Celebrate National Poetry Day With Your Children

Image of girl holding pencil and words Poetry
Category: Bookbug

Roses are red,

Violets are blue

A very happy

National Poetry Day

To you!

 

Today is National Poetry Day: share a simple rhyme, or book of poems with your children and join in the fun!

Simple, traditional rhymes are likely to be among children’s earliest experiences of poetry. These rhymes are not only fun and engaging for children, but they’re also an important part of helping children learn.

Simple, traditional rhymes are likely to be among children’s earliest experiences of poetry

Babies and children find a strong sense of rhythm and rhyme comforting and enjoyable. The human brain is wired to prefer rhyming sounds and information presented in rhyme is much easier for us to remember! Think of all the short rhyming verses we use to remember trivial information.

For children, sounds presented in songs and rhymes are more salient than sounds in normal speech. This means that we hear the sounds better. Words are made of phonemes. A phoneme is an individual sound – not a letter. So the word cat has three phonemes /c/ /a/ t/ but the word mouse is also made up of three sounds /m/ /ou/ /se/. Children with lots of exposure to nursery rhymes would be better able to detect that cat rhymes with mat and research shows that children’s ability to identify rhyming words is a later predictor of reading ability.

Rhymes and poems are also very comforting to children. Children respond best to strong rhythm and steady beat – both aspects of rhymes. Steady beat and strong rhythm are important to children because it reminds them of the sound of the heartbeat they heard before they were born. Bouncing a child on your knee while saying a rhyme helps them detect the beat – not to mention it adds to the fun!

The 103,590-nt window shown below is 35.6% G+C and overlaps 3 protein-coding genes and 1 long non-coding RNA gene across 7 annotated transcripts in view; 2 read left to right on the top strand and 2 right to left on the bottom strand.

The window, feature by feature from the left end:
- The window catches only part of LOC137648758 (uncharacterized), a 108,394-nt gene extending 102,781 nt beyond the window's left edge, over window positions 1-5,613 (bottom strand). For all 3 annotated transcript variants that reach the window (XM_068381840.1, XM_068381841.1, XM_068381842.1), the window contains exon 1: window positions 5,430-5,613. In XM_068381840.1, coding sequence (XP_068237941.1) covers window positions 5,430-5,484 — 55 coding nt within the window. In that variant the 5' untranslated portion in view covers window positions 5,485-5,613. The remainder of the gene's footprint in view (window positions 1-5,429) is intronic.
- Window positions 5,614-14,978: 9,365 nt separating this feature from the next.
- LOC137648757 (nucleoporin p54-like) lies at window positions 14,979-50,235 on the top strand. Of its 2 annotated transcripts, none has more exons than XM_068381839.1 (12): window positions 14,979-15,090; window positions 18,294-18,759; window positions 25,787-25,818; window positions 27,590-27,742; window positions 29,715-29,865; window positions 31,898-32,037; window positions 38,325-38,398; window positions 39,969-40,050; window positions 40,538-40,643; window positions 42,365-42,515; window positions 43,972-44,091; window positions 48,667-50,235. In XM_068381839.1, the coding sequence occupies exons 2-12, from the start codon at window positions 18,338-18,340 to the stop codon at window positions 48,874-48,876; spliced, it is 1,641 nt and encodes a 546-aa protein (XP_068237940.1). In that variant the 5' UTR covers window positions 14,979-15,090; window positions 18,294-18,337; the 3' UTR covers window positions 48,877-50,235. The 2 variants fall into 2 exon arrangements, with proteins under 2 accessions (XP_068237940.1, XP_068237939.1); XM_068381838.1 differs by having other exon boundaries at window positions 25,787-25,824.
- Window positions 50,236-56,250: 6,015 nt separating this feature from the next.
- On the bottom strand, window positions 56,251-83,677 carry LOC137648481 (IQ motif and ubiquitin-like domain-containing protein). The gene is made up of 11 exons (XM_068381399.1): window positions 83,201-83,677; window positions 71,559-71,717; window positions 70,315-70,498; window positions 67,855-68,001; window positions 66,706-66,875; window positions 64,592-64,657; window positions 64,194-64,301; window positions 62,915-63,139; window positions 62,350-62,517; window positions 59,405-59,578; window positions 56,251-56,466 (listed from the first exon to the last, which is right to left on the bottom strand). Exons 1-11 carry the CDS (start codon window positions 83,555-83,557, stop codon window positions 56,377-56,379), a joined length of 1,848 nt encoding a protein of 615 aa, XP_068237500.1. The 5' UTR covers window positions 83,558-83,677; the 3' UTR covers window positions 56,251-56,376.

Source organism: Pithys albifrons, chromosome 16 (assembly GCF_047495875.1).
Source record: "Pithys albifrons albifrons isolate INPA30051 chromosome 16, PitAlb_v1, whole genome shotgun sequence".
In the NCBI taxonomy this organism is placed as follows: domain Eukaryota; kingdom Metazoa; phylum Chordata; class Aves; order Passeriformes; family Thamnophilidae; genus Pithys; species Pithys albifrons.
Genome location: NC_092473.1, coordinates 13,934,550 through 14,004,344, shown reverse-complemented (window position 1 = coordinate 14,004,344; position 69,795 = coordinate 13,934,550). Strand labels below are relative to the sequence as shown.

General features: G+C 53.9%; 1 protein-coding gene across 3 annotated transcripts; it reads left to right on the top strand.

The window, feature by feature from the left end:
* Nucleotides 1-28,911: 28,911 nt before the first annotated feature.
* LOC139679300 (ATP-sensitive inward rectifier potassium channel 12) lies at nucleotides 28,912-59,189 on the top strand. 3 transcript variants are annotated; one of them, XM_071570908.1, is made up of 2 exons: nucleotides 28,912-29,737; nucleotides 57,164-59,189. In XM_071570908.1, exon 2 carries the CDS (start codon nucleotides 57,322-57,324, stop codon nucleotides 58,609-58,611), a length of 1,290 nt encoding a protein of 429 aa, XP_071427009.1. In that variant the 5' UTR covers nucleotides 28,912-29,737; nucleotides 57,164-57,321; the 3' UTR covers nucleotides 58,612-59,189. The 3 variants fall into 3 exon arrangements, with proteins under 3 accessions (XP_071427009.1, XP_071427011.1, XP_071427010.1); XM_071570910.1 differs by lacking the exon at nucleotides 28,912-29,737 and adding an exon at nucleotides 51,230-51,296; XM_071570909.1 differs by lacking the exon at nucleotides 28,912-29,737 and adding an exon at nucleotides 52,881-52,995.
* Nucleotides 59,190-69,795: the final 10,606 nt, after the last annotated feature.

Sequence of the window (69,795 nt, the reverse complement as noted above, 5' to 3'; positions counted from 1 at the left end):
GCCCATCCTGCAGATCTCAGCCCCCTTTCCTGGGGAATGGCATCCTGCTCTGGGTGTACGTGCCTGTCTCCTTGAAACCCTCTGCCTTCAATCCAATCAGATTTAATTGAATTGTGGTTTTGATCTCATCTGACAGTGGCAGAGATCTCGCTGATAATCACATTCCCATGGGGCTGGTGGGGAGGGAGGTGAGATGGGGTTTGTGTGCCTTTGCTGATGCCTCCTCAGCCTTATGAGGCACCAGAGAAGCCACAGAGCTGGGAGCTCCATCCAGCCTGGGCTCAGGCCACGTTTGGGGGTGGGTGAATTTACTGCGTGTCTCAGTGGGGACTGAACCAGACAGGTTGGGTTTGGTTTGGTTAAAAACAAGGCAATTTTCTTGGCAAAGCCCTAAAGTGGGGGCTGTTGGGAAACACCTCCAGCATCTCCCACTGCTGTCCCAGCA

babies on mum's knee

Many rhymes inspire movement and include simple actions. These actions not only give rhymes more meaning as children learn the meaning of the words, but they’re also great for helping children develop spatial awareness and fine and gross motor skills. 

A book of rhymes is a great way to engage children with poetry and it’s a great addition to any family’s bookshelves. And a short book of poems is also a great way to mix up the bedtime story routine. 

Not sure where to start? Here’s a list of some of our favourite poetry books:

But remember that poetry and rhyme can be found in all kinds of children's books. Why not check out Hairy Maclary by Lynley Dood, The Snail and the Whale by Julia Donaldson, The House that Zac Built by Alison Murray, Macavity:The Mystery Cat by T.S.Eliot and Arthur Robins, Kitchen Disco by Clare Foges and Al Murphy and The Cat in the Hat by Dr. Seuss. They all have a strong element of rhyme that little ones will love. 

The Scottish Poetry Library runs monthly Poetry for Peanuts sessions if you would like to explore the world of poetry even further with your little ones.